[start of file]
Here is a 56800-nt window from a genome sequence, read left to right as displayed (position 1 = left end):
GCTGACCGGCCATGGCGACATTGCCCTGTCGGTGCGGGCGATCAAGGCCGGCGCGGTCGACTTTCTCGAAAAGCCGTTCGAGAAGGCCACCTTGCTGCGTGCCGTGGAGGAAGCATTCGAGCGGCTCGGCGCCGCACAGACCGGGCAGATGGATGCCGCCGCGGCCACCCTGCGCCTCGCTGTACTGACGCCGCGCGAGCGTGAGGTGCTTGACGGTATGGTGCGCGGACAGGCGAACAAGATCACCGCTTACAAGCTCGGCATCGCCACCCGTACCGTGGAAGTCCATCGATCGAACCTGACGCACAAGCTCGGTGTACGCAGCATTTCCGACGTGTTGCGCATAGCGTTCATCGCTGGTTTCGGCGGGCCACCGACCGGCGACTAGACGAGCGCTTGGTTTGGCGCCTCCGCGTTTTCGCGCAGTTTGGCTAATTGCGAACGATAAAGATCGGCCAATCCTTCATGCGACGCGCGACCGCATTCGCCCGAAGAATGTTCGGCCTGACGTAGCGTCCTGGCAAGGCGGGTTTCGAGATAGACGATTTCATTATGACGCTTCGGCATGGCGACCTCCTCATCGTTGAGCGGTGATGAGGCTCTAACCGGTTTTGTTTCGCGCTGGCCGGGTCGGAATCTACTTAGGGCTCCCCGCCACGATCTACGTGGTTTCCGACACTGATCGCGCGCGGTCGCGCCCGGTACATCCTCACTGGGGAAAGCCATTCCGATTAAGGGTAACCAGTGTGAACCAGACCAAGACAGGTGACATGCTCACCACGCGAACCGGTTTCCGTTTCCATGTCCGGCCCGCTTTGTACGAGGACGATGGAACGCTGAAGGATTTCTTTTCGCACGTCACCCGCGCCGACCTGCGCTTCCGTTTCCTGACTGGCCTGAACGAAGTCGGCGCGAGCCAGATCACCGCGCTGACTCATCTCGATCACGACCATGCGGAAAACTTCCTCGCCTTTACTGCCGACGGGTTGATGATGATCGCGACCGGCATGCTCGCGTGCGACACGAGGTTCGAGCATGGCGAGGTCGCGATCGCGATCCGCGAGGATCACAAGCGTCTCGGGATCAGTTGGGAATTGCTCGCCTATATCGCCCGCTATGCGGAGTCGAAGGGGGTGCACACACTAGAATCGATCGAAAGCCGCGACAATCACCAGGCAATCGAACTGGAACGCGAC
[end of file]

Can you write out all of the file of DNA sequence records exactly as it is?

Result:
Here is a 56800-nt window from a genome sequence, read left to right as displayed (position 1 = left end):
GCTGACCGGCCATGGCGACATTGCCCTGTCGGTGCGGGCGATCAAGGCCGGCGCGGTCGACTTTCTCGAAAAGCCGTTCGAGAAGGCCACCTTGCTGCGTGCCGTGGAGGAAGCATTCGAGCGGCTCGGCGCCGCACAGACCGGGCAGATGGATGCCGCCGCGGCCACCCTGCGCCTCGCTGTACTGACGCCGCGCGAGCGTGAGGTGCTTGACGGTATGGTGCGCGGACAGGCGAACAAGATCACCGCTTACAAGCTCGGCATCGCCACCCGTACCGTGGAAGTCCATCGATCGAACCTGACGCACAAGCTCGGTGTACGCAGCATTTCCGACGTGTTGCGCATAGCGTTCATCGCTGGTTTCGGCGGGCCACCGACCGGCGACTAGACGAGCGCTTGGTTTGGCGCCTCCGCGTTTTCGCGCAGTTTGGCTAATTGCGAACGATAAAGATCGGCCAATCCTTCATGCGACGCGCGACCGCATTCGCCCGAAGAATGTTCGGCCTGACGTAGCGTCCTGGCAAGGCGGGTTTCGAGATAGACGATTTCATTATGACGCTTCGGCATGGCGACCTCCTCATCGTTGAGCGGTGATGAGGCTCTAACCGGTTTTGTTTCGCGCTGGCCGGGTCGGAATCTACTTAGGGCTCCCCGCCACGATCTACGTGGTTTCCGACACTGATCGCGCGCGGTCGCGCCCGGTACATCCTCACTGGGGAAAGCCATTCCGATTAAGGGTAACCAGTGTGAACCAGACCAAGACAGGTGACATGCTCACCACGCGAACCGGTTTCCGTTTCCATGTCCGGCCCGCTTTGTACGAGGACGATGGAACGCTGAAGGATTTCTTTTCGCACGTCACCCGCGCCGACCTGCGCTTCCGTTTCCTGACTGGCCTGAACGAAGTCGGCGCGAGCCAGATCACCGCGCTGACTCATCTCGATCACGACCATGCGGAAAACTTCCTCGCCTTTACTGCCGACGGGTTGATGATGATCGCGACCGGCATGCTCGCGTGCGACACGAGGTTCGAGCATGGCGAGGTCGCGATCGCGATCCGCGAGGATCACAAGCGTCTCGGGATCAGTTGGGAATTGCTCGCCTATATCGCCCGCTATGCGGAGTCGAAGGGGGTGCACACACTAGAATCGATCGAAAGCCGCGACAATCACCAGGCAATCGAACTGGAACGCGAC